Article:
Now — here are features that are nice, but which I don’t consider necessary for me to consider a purchase:

WI-FI ACCESSIBILITY. I know this is the hot thing, being able to download newspapers and books wirelessly. But right now, with my Kindle, I get no Whispernet accessibility where I live, and it doesn’t bother me all that much. And when I’m traveling, if I want to read, say, the New York Times, I’ll just buy a paper copy. If I’m in an area where I can’t buy the NYT, it’s usually also an area where I can’t get Whispernet either. Besides, Wi-Fi usage really drains that battery fast.

AUDIO. Yes, I know, it’s nice to be able to hear an audiobook on your e-reader. But isn’t that what an iPod is for? (And much smaller, too.)

TOUCHSCREEN. Well, this would be cool. And I would love it. It may be one of those features that I soon consider necessary.

HUGE FILE STORAGE SPACE. The Cool-ER can take up to five gigabytes of data. That’s way more than I’ll ever be able to read. I mean, how many thousands of books do you need to carry on vacation? The current e-readers all have plenty of storage space, so adding additional thousands of books on my device isn’t really a big selling point for me.

WRITING PAD/EMAIL CAPABILITY/BLAH BLAH BLAH. By now, you’re talking about so much weight that you might as well bring your laptop computer. This is no longer e-reader territory.

In short, what I want in an e-reader is the equivalent of a good, old-fashioned BOOK. Something for recreational reading. In the end, there is no device as simple, as uncomplicated, as a book. Give me that old-fashioned experience. Don’t load it up with doo-dads which I don’t need.

11 replies
  1. april
    april says:

    I just bought a nook. I’ve resigned myself to the fact that no eReader is perfect yet and weighed my pros and cons heavily. Then, because my mom gave me a lot of gift certificates, I chose that brand. I haven’t received it yet, but I am curious to see how it will fit into my current reading.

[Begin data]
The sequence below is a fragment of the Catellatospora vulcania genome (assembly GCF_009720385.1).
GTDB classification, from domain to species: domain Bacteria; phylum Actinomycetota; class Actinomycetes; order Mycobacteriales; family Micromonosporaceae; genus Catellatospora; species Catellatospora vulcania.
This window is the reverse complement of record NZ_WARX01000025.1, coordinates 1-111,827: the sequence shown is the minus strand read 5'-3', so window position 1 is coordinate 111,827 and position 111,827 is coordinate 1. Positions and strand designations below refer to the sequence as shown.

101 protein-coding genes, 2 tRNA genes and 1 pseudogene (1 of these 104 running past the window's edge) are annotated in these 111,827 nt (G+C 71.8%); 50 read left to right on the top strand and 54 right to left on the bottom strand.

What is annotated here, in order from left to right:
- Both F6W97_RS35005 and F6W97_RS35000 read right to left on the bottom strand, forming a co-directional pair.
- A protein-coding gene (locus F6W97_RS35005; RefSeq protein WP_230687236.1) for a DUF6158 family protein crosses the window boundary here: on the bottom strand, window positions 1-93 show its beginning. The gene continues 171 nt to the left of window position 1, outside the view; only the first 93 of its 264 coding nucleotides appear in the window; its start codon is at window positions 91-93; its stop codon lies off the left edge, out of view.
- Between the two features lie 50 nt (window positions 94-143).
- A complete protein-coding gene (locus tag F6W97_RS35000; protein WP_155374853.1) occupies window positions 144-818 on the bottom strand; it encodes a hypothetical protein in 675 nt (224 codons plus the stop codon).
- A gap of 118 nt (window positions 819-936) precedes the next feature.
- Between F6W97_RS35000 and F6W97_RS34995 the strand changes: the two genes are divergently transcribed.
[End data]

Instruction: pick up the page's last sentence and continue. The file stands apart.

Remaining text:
2. Ginger
    Ginger says:

    Hi Tess – Wow! What a lengthy and interesting blog and I think all the points you have mentioned, are exactly what the average person would look for (not that I am suggesting you are average – far from it), but you do know what the discerning buyer would look for, IF he, or she, was intent on purchasing an e-reader.
    Maybe I’m just not even basically technically minded, but I am satisfied with a good oldfashioned book, where I can turn the pages and place a bookmark to keep my place when I need to stop reading.
    Why, when I go away, would I want to take a whole library with me? One book would be sufficient and I’m sure many people feel the same way.

    Best wishes – Gordon

  3. angel2k7
    angel2k7 says:

    I’ve had a kindle for about a year now and I love it. I guess the new kindle you can download pdf files and is now wireless globally. I am happy with the one I have.

    If I would change anything it would be lighting. Not a back light, because that would be like reading a computer screen, but maybe thin side lighting that illuminates the screen as an option. I like to read before bed.

  4. april